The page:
In Germany the exploitation of hydro-geothermal systems becomes more and more important. Especially the (Upper Jurassic) Malm Aquifer beneath the South German Molasse Basin is predominated for a hydro-geothermal utilization. The research project PrognosPermae aims to develop a workflow to decrease the exploration risk of geothermal drillings. Several tests has been executed on analogue samples of Jurassic limestone and dolo-mite. The results are used to verify the numerical modelling.

The focus of this paper lies on using laboratory tests on increasing specimen volumes as an approach for upscaling the geomechanical properties. The carbonates were characterized by density, porosity, water-permeability, uniaxial compressive and tensile strength, cohesion and friction angle, and ultrasonic wave velocities. All these experiments were executed on both dry and saturated samples. This work aims to identify the influence of specimen size and porosity on strength and ultrasonic velocity. The results show a marginal size effect for the tested diameter range but a significant influence of the total porosity.

1 INTRODUCTION

For nearly all engineering purposes the investigation of the scale effect is important, though it requires more effort, time and costs. The majority of researchers such as Hudson and Harrison (2005), Franklin and Dusseault (1989), Pratt et al. (1972), Bieniawski (1968) and others suggest a reduction in strength with increasing specimen size. Among others Thuro et al. (2001) and Hawkins (1998) reported a different relation. As there is still no consistent knowledge about this relation, it should be developed for every geological setting. In addition, this approach might help to upscale geomechanical parameters for numerical modelling.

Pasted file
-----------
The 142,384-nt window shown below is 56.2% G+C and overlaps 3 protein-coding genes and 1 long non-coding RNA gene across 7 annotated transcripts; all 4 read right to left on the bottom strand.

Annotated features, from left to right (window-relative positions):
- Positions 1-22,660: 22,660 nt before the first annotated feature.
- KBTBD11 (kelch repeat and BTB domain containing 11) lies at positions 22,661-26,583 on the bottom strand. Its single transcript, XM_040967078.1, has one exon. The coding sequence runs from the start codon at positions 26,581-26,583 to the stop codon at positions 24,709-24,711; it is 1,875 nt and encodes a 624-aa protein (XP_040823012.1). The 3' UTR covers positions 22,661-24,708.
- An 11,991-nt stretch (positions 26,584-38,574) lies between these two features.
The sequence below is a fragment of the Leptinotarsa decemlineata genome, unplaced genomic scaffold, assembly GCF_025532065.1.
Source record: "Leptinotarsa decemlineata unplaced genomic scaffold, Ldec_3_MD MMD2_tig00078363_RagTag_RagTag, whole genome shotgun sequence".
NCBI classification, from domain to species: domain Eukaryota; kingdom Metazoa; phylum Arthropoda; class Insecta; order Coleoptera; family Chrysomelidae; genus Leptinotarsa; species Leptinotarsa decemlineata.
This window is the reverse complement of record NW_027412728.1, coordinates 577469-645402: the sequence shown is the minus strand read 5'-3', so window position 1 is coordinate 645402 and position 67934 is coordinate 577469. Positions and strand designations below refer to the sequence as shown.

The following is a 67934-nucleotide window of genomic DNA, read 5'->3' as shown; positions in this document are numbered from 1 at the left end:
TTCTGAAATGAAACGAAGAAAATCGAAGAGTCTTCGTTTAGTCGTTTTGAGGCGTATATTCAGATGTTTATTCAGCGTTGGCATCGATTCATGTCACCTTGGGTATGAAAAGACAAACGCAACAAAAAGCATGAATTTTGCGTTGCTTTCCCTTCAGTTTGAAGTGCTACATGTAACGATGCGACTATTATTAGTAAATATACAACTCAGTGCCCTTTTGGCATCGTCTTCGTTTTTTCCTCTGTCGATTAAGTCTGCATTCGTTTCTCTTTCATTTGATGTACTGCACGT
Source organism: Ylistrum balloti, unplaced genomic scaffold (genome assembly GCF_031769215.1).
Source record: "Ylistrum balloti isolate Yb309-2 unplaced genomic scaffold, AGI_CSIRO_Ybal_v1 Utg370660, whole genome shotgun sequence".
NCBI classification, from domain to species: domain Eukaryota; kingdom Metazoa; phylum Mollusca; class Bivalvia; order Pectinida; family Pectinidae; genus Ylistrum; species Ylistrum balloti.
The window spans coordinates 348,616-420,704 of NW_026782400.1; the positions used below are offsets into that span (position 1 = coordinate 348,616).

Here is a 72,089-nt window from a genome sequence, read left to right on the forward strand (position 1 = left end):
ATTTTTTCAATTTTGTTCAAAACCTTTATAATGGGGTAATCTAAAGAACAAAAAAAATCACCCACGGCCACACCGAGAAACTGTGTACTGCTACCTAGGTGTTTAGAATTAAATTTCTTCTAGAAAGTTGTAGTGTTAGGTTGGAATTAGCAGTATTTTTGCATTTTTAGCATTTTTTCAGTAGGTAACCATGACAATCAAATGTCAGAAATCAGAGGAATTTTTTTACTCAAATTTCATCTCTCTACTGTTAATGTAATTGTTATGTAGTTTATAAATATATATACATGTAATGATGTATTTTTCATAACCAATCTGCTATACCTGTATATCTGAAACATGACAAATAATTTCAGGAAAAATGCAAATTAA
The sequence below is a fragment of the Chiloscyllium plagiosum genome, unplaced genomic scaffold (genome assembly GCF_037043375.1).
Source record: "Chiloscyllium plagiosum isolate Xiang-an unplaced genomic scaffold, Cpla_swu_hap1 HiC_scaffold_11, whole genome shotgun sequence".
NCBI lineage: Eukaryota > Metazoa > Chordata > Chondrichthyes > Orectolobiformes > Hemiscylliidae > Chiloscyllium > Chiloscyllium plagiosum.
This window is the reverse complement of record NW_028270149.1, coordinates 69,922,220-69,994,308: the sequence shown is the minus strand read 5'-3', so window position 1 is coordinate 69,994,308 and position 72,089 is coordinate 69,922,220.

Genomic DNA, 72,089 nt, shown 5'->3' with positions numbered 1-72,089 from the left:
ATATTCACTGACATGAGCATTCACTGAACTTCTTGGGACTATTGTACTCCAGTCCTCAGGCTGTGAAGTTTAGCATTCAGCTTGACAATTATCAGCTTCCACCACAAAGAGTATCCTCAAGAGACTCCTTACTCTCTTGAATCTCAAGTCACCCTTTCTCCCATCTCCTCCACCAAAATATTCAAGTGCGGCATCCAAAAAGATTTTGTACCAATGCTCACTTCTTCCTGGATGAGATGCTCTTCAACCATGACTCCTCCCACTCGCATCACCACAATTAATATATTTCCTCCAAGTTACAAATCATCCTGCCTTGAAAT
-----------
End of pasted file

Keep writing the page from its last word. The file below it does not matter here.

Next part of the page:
Porosity is an additional important factor for hydrogeothermal purposes. Most research-ers agreed that with increasing porosity the strength (Chang et al., 2006; Palchik and Hatzor, 2004) or ultrasonic wave velocities (Fabricius et al., 2007; Eberli et al., 2003; Anselmetti and Eberli, 1993) decrease.

2 MATERIALS AND METHODS
2.1 Specimen materials

From the intrpretation of thin sections of cuttings, one limestone and one dolomite were selected as analogue outcrop material of the reservoir rocks, Both were sampled from quaries between Ingolstadt and Regensburg in South-East Germany. These carbonates can be described as follows:

Limestone (so called ‘Kelheimer’ limestone): dense, homogeneous, crypto- to micro-crystalline with occasional calcite and quartz crystals, white to light brown. Upper Jurassic Kimmmeeridgium.

Dolomite (‘Wachenzeller’ dolomite): visually dense to slightly porous, homogeneous, crypto- to fine-crystalline, grey to beige brown, Upper Jurassic Kimmeridgium- Tighonium.

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